The business partner / hardware supplier who was supplying the IR glue and drivers just , after giving me a runaround, finally just flat out refused, citing trade secrets, confidentiality, secret sauce, and similar bullshit.

So, I finally "stole" the source code with a disassembler. And found the sources of many of my problems. It was complete shit. "Unexpected" input from the silicon would cause wild random pointer writes. And random sunlight on the receiver optics would cause it. "Expected" input of undefined remote commands wasn't much better, generating and handing back blocks of garbage with incorrect block length headers.

I ended up writing, nearly from scratch, a replacement IR receiver driver.

The peer device driver code was written by a developer in a different group in my same company. I finally got the P4 ACLs to read it after loudly escalating, over the objections of it's developer and his group manager. It was also complete shit. I cannot even begin to remember everything that was wrong with it, but I not only figured out may of the sources of my own pain, I also found a significant source of crash and lockup bugs that afflicted the main device.

I was not allowed to rewrite the peer code, as it was not in my remit. However, I was able to sneak in and check in a large number of asserts, using the excuse that they were "inline documentation".

On, and the device driver for the CATF RF digital transceiver? The source code I got for the asking, without a fight? When I reviewed it was easy to understand, efficient, elegant, and as far as I could tell, bug free.

In the end, I made my part work. It just took over two months instead of the original guesstimate of less than two weeks. This caused a schedule slip in the release of the satellite box. Which would have been a more serious problem, except…

Except there was also major schedule slip for the main box. A significant reason for that slip was because the peer code that I had filled will asserts was now crashing with assertion failures instead of emitting garbage. I was lucky that I was not more officially "blamed" for that. The reason why I wasn't, was mainly because the people who understood what I did understood the problem, and the executives who didn't understand what the problem was were also too clueless to blame anyone, let alone me.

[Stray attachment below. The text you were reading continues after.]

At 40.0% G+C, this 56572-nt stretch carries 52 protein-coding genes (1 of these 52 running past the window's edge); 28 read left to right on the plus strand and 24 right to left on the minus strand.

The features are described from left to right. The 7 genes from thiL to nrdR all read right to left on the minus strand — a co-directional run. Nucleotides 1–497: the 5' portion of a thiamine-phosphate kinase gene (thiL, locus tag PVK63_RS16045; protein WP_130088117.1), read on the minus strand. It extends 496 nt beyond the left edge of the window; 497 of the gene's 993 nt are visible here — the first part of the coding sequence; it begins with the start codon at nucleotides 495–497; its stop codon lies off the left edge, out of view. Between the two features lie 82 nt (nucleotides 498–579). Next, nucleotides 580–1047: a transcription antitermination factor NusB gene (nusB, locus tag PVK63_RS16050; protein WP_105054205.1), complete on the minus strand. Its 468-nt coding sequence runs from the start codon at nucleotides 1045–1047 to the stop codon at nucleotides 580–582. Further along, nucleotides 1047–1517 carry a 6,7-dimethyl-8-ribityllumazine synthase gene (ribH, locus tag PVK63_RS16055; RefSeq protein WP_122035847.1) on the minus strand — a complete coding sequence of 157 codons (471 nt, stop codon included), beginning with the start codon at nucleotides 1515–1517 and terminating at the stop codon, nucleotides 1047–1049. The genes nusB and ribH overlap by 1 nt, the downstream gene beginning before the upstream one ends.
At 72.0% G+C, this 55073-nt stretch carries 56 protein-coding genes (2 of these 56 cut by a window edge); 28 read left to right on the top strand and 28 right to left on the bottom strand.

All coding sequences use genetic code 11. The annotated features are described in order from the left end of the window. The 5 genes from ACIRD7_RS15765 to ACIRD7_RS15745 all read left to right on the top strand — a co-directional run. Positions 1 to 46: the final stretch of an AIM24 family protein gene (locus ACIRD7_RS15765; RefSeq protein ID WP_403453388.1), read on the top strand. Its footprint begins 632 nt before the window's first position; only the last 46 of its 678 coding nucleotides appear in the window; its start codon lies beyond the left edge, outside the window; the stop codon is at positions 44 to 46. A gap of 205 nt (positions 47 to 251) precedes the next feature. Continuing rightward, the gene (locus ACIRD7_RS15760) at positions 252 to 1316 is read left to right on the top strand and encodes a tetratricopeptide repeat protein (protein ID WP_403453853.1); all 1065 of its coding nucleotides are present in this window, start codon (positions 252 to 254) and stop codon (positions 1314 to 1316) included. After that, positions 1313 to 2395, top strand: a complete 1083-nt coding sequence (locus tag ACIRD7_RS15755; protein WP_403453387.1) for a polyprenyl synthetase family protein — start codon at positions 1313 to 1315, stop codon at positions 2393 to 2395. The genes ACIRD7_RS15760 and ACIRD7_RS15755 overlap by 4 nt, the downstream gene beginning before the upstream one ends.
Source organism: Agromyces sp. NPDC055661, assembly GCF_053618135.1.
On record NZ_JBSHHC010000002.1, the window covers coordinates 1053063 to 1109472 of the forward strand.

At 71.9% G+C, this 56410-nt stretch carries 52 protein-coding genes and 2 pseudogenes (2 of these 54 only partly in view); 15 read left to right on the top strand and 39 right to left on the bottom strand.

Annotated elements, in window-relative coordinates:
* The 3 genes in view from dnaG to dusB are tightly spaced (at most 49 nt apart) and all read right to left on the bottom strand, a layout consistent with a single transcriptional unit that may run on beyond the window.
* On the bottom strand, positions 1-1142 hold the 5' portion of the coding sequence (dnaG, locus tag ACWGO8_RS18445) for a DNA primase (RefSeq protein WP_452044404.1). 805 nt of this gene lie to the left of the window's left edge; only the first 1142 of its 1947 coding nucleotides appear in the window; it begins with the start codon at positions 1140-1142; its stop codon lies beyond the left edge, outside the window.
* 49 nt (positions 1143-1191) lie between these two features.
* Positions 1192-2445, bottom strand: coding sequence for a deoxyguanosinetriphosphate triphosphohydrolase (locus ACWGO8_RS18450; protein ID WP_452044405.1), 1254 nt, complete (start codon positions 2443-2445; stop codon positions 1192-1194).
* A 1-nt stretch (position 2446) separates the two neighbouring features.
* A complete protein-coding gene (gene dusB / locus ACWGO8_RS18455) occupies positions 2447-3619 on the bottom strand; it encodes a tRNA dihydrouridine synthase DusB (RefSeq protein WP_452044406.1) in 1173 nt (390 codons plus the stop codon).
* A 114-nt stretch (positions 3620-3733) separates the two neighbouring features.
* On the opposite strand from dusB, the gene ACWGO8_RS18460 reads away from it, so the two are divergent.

My lesson learned from this experience is: if someone is refusing to show the source to suspect driver code, citing trade secrets, confidentiality, secret sauce, partnership agreements, or similar excuses, it's not because they are protecting their magic. It's because they have screwed up, and they are trying to hide it.

A second rule of thumb I have is: source control systems that don't allow any developers to check out and review any arbitrary source code file are expressions of moral failure. It is unethical for an engineer, designer, or other technologist to ever sign off on a project that has been mutilated by such a broken tool.
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In the early 90s, I worked for a small company at which the president and one of the co-founders was high-caste Indian. While I was working there, he got married. All of the staff were invited to the reception.

So come the appointed day, I showed up at the venue. It was done up in lots of streamers of cloth of a lot of bright and heavy colors (not so much in the way of pastels or light florals). There were a lot of guests, an assortment of his business partners, and the Salt Lake area Indian expat scene.